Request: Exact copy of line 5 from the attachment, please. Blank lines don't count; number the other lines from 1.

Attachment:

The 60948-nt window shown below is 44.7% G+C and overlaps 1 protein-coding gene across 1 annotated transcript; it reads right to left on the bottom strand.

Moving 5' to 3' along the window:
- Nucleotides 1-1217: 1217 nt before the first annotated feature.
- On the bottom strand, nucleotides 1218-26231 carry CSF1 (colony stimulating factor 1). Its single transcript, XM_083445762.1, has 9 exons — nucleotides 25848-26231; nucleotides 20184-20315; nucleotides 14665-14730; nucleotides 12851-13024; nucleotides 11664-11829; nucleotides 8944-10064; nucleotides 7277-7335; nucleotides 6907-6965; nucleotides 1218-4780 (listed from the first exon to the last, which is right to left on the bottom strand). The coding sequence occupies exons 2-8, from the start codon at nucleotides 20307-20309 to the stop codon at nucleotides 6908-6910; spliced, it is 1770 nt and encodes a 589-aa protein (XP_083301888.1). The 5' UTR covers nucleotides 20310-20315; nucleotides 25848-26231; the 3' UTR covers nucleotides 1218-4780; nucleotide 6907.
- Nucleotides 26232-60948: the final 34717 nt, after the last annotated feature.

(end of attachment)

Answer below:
- Nucleotides 26232-60948: the final 34717 nt, after the last annotated feature.